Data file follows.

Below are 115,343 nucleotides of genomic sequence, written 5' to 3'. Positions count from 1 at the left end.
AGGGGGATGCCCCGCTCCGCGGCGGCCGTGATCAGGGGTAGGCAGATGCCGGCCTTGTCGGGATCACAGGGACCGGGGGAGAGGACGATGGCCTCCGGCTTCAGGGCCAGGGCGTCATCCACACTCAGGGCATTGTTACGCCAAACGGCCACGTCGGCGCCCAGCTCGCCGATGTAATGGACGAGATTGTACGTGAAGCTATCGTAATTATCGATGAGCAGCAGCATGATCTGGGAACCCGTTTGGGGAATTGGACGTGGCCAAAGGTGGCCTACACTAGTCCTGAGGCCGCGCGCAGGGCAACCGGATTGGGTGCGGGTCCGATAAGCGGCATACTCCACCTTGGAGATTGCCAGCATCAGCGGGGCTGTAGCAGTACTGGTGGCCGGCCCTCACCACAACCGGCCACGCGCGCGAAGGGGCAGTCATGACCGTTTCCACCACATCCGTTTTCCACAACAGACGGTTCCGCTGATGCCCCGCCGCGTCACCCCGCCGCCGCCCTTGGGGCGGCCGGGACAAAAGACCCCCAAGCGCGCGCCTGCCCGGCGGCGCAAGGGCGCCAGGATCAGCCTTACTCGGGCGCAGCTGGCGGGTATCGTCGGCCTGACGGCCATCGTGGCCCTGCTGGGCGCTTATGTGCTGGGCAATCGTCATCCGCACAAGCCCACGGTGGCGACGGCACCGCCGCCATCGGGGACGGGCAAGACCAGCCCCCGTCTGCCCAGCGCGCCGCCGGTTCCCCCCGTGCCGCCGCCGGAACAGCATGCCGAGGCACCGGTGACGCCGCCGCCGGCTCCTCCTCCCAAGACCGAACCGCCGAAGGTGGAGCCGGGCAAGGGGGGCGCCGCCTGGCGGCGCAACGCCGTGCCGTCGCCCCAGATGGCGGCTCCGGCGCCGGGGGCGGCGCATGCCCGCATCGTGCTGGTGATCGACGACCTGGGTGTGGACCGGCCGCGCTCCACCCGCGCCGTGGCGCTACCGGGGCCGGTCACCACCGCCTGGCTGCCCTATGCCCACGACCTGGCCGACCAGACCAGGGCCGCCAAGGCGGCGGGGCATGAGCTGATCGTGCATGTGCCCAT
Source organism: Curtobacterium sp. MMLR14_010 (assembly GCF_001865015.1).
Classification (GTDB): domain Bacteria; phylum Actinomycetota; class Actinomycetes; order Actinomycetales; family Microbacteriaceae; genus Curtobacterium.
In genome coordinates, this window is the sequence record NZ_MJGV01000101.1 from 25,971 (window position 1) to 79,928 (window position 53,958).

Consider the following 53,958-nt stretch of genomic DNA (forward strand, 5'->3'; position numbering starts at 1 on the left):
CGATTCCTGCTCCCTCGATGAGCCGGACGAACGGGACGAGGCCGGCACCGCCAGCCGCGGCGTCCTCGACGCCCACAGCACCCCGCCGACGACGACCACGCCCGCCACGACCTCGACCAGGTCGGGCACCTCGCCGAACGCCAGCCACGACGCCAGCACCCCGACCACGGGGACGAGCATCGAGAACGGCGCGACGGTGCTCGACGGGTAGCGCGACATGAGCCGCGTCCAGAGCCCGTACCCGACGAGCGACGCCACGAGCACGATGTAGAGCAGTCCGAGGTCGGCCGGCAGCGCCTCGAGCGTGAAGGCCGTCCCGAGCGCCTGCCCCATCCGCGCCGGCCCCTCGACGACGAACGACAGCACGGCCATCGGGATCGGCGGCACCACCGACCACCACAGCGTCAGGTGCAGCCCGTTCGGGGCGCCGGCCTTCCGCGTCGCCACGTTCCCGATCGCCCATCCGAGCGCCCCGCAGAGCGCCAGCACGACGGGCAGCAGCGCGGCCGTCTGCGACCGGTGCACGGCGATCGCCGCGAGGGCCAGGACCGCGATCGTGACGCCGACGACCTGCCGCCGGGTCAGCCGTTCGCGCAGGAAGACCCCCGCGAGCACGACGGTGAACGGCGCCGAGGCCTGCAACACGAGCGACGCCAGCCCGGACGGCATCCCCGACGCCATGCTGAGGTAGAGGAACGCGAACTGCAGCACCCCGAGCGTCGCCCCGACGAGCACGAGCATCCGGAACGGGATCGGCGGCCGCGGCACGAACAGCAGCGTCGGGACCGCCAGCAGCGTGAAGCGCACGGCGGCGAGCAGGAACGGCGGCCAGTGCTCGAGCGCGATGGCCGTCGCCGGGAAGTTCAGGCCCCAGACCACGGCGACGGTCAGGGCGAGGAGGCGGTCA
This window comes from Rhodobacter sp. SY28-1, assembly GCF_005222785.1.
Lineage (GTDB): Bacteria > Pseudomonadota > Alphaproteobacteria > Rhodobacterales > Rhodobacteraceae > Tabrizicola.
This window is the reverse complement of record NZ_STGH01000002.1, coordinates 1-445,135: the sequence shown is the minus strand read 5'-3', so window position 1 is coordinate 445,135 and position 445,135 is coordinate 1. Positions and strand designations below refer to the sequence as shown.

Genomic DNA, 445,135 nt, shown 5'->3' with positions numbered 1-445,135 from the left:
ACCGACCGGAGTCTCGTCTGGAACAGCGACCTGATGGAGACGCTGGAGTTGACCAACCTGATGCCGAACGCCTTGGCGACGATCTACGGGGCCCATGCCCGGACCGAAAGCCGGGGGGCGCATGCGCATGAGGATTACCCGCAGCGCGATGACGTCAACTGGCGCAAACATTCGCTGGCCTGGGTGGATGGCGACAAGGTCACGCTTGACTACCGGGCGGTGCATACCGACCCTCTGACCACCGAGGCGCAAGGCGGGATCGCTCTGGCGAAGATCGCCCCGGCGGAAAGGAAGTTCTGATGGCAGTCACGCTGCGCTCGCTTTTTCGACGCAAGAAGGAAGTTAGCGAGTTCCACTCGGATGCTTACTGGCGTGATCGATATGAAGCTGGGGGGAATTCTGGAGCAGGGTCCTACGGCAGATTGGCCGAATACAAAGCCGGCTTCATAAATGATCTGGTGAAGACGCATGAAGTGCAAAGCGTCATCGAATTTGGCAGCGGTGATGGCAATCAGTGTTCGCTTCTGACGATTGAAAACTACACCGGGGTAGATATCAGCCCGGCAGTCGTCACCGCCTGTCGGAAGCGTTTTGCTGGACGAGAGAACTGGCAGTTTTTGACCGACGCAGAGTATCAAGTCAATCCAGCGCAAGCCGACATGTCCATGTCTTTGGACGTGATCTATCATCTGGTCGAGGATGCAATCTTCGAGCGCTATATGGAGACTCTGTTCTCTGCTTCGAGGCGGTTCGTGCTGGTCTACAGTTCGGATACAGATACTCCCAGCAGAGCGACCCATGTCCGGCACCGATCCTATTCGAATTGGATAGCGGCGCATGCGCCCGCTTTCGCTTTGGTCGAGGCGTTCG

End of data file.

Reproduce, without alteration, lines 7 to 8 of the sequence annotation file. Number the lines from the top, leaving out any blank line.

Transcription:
CGATTCCTGCTCCCTCGATGAGCCGGACGAACGGGACGAGGCCGGCACCGCCAGCCGCGGCGTCCTCGACGCCCACAGCACCCCGCCGACGACGACCACGCCCGCCACGACCTCGACCAGGTCGGGCACCTCGCCGAACGCCAGCCACGACGCCAGCACCCCGACCACGGGGACGAGCATCGAGAACGGCGCGACGGTGCTCGACGGGTAGCGCGACATGAGCCGCGTCCAGAGCCCGTACCCGACGAGCGACGCCACGAGCACGATGTAGAGCAGTCCGAGGTCGGCCGGCAGCGCCTCGAGCGTGAAGGCCGTCCCGAGCGCCTGCCCCATCCGCGCCGGCCCCTCGACGACGAACGACAGCACGGCCATCGGGATCGGCGGCACCACCGACCACCACAGCGTCAGGTGCAGCCCGTTCGGGGCGCCGGCCTTCCGCGTCGCCACGTTCCCGATCGCCCATCCGAGCGCCCCGCAGAGCGCCAGCACGACGGGCAGCAGCGCGGCCGTCTGCGACCGGTGCACGGCGATCGCCGCGAGGGCCAGGACCGCGATCGTGACGCCGACGACCTGCCGCCGGGTCAGCCGTTCGCGCAGGAAGACCCCCGCGAGCACGACGGTGAACGGCGCCGAGGCCTGCAACACGAGCGACGCCAGCCCGGACGGCATCCCCGACGCCATGCTGAGGTAGAGGAACGCGAACTGCAGCACCCCGAGCGTCGCCCCGACGAGCACGAGCATCCGGAACGGGATCGGCGGCCGCGGCACGAACAGCAGCGTCGGGACCGCCAGCAGCGTGAAGCGCACGGCGGCGAGCAGGAACGGCGGCCAGTGCTCGAGCGCGATGGCCGTCGCCGGGAAGTTCAGGCCCCAGACCACGGCGACGGTCAGGGCGAGGAGGCGGTCA
This window comes from Rhodobacter sp. SY28-1, assembly GCF_005222785.1.